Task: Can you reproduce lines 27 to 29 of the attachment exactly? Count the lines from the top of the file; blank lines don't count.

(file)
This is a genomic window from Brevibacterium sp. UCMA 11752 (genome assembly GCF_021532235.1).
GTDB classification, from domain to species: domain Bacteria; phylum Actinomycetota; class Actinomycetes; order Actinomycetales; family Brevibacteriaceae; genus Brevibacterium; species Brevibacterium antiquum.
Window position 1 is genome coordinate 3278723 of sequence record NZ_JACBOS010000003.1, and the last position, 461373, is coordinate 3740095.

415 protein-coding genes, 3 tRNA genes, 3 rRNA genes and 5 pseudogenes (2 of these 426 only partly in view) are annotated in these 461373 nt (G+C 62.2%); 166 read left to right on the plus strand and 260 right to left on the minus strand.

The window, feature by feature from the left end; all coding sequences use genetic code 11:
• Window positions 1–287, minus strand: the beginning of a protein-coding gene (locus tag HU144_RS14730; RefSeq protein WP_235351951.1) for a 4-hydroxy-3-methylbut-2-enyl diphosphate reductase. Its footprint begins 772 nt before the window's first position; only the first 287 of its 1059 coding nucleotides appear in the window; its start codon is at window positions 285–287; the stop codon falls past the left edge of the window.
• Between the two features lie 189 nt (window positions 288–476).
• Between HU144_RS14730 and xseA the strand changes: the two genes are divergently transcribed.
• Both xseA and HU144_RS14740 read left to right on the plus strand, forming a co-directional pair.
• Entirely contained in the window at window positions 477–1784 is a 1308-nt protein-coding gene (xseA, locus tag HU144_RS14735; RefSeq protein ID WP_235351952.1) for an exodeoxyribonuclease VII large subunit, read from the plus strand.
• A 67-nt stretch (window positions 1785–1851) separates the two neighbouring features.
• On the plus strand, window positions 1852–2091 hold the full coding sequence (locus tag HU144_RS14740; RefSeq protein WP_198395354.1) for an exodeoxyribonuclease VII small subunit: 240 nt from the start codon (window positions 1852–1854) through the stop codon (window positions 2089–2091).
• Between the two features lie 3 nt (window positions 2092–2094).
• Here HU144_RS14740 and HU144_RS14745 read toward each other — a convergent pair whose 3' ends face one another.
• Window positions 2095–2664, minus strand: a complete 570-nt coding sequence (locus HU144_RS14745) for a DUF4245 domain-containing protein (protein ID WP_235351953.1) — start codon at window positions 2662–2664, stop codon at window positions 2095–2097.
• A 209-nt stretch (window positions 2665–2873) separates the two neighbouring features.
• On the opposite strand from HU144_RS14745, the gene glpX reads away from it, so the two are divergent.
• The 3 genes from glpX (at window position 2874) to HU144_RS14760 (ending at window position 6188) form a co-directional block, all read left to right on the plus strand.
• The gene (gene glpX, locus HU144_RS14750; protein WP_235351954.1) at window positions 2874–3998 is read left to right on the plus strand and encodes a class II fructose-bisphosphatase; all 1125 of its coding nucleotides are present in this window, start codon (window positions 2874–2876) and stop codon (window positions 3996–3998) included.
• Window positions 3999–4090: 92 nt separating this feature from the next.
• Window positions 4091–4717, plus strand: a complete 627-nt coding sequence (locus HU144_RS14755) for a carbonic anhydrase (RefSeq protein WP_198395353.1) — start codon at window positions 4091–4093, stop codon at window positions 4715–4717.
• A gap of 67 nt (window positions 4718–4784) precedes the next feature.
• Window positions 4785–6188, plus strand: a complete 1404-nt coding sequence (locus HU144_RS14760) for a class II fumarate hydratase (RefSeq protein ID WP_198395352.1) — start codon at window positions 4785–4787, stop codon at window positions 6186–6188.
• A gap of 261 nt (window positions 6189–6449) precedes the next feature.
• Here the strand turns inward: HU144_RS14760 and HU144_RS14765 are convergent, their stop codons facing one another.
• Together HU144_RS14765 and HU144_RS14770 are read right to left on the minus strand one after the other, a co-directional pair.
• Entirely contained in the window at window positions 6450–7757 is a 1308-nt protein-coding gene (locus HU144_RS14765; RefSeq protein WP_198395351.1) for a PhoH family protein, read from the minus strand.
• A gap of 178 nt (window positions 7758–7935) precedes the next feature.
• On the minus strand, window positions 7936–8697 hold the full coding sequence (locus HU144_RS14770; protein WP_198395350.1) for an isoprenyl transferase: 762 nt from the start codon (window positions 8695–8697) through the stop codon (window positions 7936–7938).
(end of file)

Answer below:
• Entirely contained in the window at window positions 6450–7757 is a 1308-nt protein-coding gene (locus HU144_RS14765; RefSeq protein WP_198395351.1) for a PhoH family protein, read from the minus strand.
• A gap of 178 nt (window positions 7758–7935) precedes the next feature.
• On the minus strand, window positions 7936–8697 hold the full coding sequence (locus HU144_RS14770; protein WP_198395350.1) for an isoprenyl transferase: 762 nt from the start codon (window positions 8695–8697) through the stop codon (window positions 7936–7938).